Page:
Initial Phone Interview, 11/6/94
Dwayne (Call being returned): Hello?
Don Gordon: Hi Dwayne, it’s Don Gordon.
Dwayne: Don, thanks for calling me back. Listen, I don’t know what your schedule is like but you had mentioned you knew Lee Marvin casually and knew Michelle Triola, as well. I was wondering if maybe I could ask you a couple of questions about that now?
Don: Well, I don’t know how much I could tell you. I never worked with Lee but I knew him. I was friendlier with Michelle. I knew Lee years ago. He was a terrific guy. I had heard that he was known to have a bit of a temper but I never saw it.
Dwayne: Really? I never heard that. Where did you hear it?
Don: Well, you know, you read things about that kind of shit but I never saw it. He was always a great guy, as far as I’m concerned.
Dwayne: When would you see him?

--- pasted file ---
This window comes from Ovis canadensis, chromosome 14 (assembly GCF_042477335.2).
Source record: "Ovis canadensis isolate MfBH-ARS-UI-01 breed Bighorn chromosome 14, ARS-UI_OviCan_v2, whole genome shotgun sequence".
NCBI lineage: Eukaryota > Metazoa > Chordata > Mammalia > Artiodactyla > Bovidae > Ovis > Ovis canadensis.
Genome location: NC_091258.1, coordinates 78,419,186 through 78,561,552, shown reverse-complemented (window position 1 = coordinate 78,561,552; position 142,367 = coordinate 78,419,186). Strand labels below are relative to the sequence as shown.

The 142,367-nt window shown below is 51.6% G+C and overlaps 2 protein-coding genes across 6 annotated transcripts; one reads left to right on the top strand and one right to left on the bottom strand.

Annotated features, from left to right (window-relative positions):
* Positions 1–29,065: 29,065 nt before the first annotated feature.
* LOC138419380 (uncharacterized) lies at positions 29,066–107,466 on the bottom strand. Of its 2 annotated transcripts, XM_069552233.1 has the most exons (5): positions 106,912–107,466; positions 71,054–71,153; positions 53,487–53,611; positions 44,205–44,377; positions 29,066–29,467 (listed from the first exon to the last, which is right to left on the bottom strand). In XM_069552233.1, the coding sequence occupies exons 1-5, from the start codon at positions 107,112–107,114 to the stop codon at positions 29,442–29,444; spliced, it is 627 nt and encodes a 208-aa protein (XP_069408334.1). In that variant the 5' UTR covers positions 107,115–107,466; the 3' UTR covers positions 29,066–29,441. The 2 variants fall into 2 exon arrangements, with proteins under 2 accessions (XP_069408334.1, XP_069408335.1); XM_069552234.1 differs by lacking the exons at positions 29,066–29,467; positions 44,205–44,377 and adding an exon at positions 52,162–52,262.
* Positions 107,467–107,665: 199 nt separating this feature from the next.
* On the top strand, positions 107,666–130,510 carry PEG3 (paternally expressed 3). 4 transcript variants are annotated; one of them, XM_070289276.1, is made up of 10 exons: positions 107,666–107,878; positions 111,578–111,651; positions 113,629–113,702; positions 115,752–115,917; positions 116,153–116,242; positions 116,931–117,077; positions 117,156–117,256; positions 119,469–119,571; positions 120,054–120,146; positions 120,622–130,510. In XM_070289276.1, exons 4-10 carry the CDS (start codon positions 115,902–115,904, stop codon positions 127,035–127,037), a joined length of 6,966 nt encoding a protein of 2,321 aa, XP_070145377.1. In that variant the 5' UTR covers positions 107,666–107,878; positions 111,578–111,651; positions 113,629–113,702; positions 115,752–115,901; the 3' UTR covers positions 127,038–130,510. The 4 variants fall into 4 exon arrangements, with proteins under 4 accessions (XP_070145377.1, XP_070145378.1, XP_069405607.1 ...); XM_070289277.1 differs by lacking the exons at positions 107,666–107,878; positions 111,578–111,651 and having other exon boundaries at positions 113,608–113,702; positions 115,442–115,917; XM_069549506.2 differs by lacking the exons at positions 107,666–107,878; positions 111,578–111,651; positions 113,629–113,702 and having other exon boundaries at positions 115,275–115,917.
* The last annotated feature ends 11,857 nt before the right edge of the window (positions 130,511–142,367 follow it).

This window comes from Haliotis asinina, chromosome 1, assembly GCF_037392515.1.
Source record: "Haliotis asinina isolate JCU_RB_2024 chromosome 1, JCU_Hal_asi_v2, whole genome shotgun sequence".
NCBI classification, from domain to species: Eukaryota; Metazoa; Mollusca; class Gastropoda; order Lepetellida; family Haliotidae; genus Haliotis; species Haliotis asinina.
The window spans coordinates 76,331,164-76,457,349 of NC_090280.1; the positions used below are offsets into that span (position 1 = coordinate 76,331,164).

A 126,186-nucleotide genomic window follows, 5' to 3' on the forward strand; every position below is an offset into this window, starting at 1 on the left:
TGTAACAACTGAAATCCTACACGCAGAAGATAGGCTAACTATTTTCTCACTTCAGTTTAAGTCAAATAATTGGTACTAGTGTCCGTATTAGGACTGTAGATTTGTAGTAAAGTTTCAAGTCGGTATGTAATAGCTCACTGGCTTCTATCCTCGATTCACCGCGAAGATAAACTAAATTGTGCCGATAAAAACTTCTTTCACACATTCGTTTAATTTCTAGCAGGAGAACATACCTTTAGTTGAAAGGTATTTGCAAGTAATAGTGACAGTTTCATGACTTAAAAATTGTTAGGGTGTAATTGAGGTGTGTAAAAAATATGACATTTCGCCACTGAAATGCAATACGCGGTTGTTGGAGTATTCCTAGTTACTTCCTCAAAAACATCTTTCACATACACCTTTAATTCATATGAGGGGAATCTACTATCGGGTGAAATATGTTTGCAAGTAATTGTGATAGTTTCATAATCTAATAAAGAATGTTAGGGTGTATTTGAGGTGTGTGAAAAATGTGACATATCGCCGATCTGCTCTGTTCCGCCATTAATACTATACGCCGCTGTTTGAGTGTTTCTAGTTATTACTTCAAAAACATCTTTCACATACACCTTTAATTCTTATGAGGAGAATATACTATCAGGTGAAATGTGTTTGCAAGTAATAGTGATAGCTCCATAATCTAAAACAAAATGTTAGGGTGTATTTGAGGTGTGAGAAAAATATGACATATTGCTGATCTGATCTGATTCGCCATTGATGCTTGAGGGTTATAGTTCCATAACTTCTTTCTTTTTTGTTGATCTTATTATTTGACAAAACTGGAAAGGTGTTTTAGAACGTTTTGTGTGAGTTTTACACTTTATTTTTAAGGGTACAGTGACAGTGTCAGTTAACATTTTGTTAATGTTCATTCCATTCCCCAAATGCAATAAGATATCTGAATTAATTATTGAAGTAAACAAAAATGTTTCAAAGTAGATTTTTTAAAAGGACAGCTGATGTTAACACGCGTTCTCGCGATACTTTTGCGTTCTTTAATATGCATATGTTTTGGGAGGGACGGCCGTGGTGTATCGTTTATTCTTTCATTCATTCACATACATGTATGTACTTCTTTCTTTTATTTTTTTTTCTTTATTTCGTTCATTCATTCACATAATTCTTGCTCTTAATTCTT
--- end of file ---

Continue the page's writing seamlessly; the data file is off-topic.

Don: Well, mostly at different social functions. I would bump into him at those black tie affairs.
Dwayne: You said you knew him years ago. Was that in New York?
Don: No, no. Hollywood. We were both starting out playing heavies and then he eventually became a big star, which he rightfully deserved. You know, we were all young in those days. We’d see each other kicking around at Schwab’s when there was still a Schwab’s. I might see him at a friend’s house and we’d talk. “Hey, you’re really good. I saw you in such-and-such and you were really good.” You know, that kind of thing. Believe it or not, Hollywood really is a very small town. I suspect it’s still that way, but I’ve been out of the loop for so long, I wouldn’t know.
Dwayne: Really?